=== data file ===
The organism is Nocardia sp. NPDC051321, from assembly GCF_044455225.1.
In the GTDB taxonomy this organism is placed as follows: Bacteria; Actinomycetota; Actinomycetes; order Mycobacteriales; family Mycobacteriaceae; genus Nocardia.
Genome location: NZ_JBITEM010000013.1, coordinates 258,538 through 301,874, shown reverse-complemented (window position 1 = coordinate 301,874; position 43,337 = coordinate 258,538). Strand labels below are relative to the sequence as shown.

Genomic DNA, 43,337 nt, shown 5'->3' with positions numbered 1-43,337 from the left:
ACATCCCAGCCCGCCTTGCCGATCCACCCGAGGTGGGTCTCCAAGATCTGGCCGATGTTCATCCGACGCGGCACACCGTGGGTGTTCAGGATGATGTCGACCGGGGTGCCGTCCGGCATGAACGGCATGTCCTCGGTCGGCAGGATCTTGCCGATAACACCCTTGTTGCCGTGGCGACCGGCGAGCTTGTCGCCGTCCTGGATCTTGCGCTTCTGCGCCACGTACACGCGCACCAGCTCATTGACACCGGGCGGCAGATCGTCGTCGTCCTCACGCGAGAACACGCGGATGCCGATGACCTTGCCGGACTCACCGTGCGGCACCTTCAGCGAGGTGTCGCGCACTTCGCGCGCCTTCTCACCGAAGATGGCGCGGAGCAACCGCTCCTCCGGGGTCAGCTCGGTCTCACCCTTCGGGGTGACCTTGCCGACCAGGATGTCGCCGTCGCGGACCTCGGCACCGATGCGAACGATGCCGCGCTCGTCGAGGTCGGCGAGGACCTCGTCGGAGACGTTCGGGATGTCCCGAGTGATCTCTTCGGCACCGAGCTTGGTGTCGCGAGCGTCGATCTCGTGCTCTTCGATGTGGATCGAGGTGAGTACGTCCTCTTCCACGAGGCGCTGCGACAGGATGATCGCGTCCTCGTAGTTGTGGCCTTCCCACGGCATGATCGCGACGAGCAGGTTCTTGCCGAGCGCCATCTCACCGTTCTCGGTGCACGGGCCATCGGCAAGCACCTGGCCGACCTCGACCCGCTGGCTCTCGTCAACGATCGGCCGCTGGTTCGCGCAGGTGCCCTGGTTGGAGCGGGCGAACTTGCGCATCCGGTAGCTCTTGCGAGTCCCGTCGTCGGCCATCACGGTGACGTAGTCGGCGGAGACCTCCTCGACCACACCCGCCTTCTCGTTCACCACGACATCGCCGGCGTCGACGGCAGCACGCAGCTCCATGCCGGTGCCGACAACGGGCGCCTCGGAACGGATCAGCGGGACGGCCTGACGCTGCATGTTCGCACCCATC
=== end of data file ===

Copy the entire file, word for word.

The organism is Nocardia sp. NPDC051321, from assembly GCF_044455225.1.
In the GTDB taxonomy this organism is placed as follows: Bacteria; Actinomycetota; Actinomycetes; order Mycobacteriales; family Mycobacteriaceae; genus Nocardia.
Genome location: NZ_JBITEM010000013.1, coordinates 258,538 through 301,874, shown reverse-complemented (window position 1 = coordinate 301,874; position 43,337 = coordinate 258,538). Strand labels below are relative to the sequence as shown.

Genomic DNA, 43,337 nt, shown 5'->3' with positions numbered 1-43,337 from the left:
ACATCCCAGCCCGCCTTGCCGATCCACCCGAGGTGGGTCTCCAAGATCTGGCCGATGTTCATCCGACGCGGCACACCGTGGGTGTTCAGGATGATGTCGACCGGGGTGCCGTCCGGCATGAACGGCATGTCCTCGGTCGGCAGGATCTTGCCGATAACACCCTTGTTGCCGTGGCGACCGGCGAGCTTGTCGCCGTCCTGGATCTTGCGCTTCTGCGCCACGTACACGCGCACCAGCTCATTGACACCGGGCGGCAGATCGTCGTCGTCCTCACGCGAGAACACGCGGATGCCGATGACCTTGCCGGACTCACCGTGCGGCACCTTCAGCGAGGTGTCGCGCACTTCGCGCGCCTTCTCACCGAAGATGGCGCGGAGCAACCGCTCCTCCGGGGTCAGCTCGGTCTCACCCTTCGGGGTGACCTTGCCGACCAGGATGTCGCCGTCGCGGACCTCGGCACCGATGCGAACGATGCCGCGCTCGTCGAGGTCGGCGAGGACCTCGTCGGAGACGTTCGGGATGTCCCGAGTGATCTCTTCGGCACCGAGCTTGGTGTCGCGAGCGTCGATCTCGTGCTCTTCGATGTGGATCGAGGTGAGTACGTCCTCTTCCACGAGGCGCTGCGACAGGATGATCGCGTCCTCGTAGTTGTGGCCTTCCCACGGCATGATCGCGACGAGCAGGTTCTTGCCGAGCGCCATCTCACCGTTCTCGGTGCACGGGCCATCGGCAAGCACCTGGCCGACCTCGACCCGCTGGCTCTCGTCAACGATCGGCCGCTGGTTCGCGCAGGTGCCCTGGTTGGAGCGGGCGAACTTGCGCATCCGGTAGCTCTTGCGAGTCCCGTCGTCGGCCATCACGGTGACGTAGTCGGCGGAGACCTCCTCGACCACACCCGCCTTCTCGTTCACCACGACATCGCCGGCGTCGACGGCAGCACGCAGCTCCATGCCGGTGCCGACAACGGGCGCCTCGGAACGGATCAGCGGGACGGCCTGACGCTGCATGTTCGCACCCATC